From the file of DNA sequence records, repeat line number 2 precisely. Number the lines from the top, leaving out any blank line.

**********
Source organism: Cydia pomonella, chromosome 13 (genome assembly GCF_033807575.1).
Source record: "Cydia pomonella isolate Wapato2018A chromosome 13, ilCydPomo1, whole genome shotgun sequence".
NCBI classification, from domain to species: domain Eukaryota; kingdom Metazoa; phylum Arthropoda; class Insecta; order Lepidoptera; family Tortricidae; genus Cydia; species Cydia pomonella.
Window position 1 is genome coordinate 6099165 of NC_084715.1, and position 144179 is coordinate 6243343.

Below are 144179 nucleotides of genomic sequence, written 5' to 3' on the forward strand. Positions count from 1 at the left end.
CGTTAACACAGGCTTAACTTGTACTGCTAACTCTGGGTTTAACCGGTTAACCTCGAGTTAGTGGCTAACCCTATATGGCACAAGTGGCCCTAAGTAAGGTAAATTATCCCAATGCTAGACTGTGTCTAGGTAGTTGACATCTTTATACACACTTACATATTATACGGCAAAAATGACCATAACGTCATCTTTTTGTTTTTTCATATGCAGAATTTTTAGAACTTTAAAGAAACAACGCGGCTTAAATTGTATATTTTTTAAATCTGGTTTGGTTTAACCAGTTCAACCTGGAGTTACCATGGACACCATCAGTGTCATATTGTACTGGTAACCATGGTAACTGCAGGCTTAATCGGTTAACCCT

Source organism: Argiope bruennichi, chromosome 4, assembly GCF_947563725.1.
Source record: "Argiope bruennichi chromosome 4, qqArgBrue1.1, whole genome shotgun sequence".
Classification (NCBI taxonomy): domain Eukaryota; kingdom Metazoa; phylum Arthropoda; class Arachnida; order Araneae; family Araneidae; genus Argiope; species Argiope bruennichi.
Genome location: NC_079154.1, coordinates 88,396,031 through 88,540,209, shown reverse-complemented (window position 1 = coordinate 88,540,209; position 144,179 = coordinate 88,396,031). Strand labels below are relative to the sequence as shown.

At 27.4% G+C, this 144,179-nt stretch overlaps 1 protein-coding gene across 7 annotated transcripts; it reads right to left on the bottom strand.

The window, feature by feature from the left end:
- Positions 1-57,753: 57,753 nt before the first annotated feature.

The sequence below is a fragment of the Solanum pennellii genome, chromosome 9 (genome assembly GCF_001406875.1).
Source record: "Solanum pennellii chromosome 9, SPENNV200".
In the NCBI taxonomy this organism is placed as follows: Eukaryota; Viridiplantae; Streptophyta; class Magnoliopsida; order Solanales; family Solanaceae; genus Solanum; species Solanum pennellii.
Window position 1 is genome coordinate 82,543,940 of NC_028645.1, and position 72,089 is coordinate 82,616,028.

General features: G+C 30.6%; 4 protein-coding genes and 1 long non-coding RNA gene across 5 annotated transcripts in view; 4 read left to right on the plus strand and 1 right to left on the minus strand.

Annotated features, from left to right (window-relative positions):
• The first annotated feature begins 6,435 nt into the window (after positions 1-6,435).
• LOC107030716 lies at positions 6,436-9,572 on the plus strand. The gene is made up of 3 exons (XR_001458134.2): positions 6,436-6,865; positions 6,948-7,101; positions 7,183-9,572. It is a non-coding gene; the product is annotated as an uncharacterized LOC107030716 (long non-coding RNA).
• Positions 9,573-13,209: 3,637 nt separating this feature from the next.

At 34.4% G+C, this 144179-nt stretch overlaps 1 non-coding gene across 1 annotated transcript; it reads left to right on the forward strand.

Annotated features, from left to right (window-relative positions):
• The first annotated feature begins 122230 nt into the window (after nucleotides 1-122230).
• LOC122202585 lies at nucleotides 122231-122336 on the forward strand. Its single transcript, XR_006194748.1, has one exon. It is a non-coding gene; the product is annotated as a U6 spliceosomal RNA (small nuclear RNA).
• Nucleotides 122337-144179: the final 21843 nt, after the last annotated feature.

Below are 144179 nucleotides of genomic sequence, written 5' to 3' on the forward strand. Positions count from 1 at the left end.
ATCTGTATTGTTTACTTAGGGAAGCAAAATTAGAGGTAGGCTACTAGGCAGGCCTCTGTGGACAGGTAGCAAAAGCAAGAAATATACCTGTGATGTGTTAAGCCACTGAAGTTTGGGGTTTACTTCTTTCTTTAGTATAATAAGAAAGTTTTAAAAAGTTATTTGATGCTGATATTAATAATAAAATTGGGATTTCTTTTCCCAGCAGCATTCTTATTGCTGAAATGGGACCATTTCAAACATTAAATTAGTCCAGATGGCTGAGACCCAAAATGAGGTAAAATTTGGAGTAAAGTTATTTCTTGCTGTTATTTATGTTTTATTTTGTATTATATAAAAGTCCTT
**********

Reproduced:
Source record: "Cydia pomonella isolate Wapato2018A chromosome 13, ilCydPomo1, whole genome shotgun sequence".